Australia Sees ‘Extraordinarily High’ Cash Demand
The Reserve Bank of Australia (RBA) has reported ‘extraordinarily high’ demand for banknotes, starting mid-March 2020 when containment measures were first imposed. The value of notes in circulation rose 17.1 percent between then and February 2021, to a total of $96.3 billion.
The ‘Cash Demand During COVID-19’ report notes that circulating cash has typically grown by around five percent annually, for the past decade. The 2020 jump has meant that, measured as a percentage of Australia’s GDP, banknotes in circulation have reached a historic high of 4.9 percent.
The rise in cash demand coincided with an overall decline in its use for day-to-day transactions, with the pandemic shifting its role to that of value storage. As such, demand was highest for large denominations ($50 and $100 notes) with around 70 percent of the volume of banknotes issued since mid-March 2020 being $50s and 20 percent being $100s.
The average size of ATM withdrawals also grew, despite the number of withdrawals decreasing as cash machines and bank branches saw widespread closures. The RBA observes this decline in access was largely temporary and driven by lockdown restrictions that led to reduced trading hours.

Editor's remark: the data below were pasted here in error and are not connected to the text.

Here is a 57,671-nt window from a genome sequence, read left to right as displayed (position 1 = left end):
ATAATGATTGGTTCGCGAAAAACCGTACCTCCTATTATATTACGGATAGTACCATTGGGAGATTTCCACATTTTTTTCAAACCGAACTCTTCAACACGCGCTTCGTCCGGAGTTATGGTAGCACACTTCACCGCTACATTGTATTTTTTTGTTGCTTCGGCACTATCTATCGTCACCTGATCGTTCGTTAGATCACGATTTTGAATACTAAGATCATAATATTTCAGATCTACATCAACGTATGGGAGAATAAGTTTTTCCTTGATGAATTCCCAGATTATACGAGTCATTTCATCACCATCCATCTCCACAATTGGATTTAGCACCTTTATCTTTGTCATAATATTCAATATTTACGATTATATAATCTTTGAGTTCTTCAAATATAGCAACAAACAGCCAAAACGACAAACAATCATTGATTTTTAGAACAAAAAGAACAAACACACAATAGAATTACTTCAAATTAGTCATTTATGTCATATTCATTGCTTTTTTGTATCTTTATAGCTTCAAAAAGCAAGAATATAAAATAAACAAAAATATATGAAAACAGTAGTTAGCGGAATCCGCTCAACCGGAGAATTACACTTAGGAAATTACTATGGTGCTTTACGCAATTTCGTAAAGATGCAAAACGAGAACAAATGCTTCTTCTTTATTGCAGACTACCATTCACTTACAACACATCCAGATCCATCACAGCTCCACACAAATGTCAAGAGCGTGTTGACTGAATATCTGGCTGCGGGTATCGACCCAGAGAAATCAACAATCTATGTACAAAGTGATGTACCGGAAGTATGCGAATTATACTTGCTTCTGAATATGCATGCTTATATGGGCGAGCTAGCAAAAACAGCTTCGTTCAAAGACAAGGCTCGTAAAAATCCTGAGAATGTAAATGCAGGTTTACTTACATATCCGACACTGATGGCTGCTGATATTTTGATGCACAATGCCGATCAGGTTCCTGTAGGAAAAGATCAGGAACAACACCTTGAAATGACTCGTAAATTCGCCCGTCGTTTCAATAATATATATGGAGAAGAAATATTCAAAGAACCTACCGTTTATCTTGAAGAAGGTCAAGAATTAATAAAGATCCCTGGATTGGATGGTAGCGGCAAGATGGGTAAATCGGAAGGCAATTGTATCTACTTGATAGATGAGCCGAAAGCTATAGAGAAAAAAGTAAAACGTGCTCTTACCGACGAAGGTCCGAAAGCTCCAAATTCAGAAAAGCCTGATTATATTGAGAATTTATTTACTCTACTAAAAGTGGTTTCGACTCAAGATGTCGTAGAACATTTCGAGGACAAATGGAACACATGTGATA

According to the Australian Bureau of Statistics, a third of Australians shifted to online shopping, and alongside a decline in cash use, both in-person and card transactions declined sharply in March and April 2020, which the RBA suggests points to lower household spending at that time. In-person transactions had returned to pre-2020 levels by late 2020.
The RBA found that 23 percent of people’s in-person spending was conducted in cash, according to their most recent Online Banknotes Survey, conducted in October 2020. They also discovered that people living in regional and non-metropolitan areas had a significantly higher preference for using cash than those in metropolitan areas, and were more likely to have used cash recently. Cash acceptance was found to be similar across metropolitan and regional areas.